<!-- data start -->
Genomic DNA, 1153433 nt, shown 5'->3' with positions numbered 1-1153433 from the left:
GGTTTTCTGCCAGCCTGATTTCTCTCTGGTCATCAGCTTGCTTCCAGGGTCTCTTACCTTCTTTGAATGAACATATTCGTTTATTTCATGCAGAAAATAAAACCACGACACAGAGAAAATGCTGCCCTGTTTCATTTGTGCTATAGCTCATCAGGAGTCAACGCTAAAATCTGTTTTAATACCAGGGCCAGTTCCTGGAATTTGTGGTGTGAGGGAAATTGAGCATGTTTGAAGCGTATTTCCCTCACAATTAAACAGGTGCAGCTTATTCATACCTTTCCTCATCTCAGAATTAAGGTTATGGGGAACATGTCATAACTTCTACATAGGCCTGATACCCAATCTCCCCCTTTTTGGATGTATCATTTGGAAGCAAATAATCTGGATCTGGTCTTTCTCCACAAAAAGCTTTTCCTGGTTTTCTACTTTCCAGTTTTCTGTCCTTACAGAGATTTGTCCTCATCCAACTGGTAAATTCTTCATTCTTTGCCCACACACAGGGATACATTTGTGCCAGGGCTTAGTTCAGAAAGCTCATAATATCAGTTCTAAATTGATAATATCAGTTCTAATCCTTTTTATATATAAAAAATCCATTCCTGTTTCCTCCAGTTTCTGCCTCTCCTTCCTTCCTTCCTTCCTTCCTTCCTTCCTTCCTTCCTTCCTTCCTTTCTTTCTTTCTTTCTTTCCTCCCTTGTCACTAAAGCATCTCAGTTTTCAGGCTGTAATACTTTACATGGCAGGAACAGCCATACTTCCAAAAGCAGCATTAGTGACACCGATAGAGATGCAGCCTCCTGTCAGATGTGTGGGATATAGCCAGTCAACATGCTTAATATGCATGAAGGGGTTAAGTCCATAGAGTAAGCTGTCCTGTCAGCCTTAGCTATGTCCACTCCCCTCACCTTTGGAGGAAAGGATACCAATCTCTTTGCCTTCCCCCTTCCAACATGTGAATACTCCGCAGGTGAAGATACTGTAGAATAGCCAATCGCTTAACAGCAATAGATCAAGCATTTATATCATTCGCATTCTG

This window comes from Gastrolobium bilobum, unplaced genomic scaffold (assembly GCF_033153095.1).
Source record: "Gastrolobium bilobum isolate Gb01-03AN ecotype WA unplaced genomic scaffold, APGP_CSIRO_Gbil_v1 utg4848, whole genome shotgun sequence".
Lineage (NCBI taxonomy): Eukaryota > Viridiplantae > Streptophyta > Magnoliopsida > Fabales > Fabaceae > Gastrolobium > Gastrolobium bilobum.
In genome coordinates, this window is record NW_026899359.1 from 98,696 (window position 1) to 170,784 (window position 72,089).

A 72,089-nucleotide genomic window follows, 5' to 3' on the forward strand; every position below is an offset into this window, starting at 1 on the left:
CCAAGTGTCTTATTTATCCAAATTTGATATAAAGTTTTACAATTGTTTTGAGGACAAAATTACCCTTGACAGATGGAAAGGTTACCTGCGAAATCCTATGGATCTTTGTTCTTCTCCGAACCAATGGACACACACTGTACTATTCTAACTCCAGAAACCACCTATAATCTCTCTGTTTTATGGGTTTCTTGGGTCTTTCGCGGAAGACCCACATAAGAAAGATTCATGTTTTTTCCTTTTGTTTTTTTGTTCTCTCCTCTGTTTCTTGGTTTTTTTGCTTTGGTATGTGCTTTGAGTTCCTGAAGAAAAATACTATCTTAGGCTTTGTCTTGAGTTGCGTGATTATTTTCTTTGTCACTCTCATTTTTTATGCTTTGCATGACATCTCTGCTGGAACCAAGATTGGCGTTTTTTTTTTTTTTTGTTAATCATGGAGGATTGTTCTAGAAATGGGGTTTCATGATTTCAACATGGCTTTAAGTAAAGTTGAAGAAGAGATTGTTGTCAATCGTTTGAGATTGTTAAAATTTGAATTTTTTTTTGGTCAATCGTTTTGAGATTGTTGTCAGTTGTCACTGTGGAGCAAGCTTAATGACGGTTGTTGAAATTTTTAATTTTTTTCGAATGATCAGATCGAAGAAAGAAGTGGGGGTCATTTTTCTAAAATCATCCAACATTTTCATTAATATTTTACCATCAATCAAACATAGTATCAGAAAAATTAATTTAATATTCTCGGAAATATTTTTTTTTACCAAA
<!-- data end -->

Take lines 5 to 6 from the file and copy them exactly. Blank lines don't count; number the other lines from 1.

Lineage (NCBI taxonomy): Eukaryota > Viridiplantae > Streptophyta > Magnoliopsida > Fabales > Fabaceae > Gastrolobium > Gastrolobium bilobum.
In genome coordinates, this window is record NW_026899359.1 from 98,696 (window position 1) to 170,784 (window position 72,089).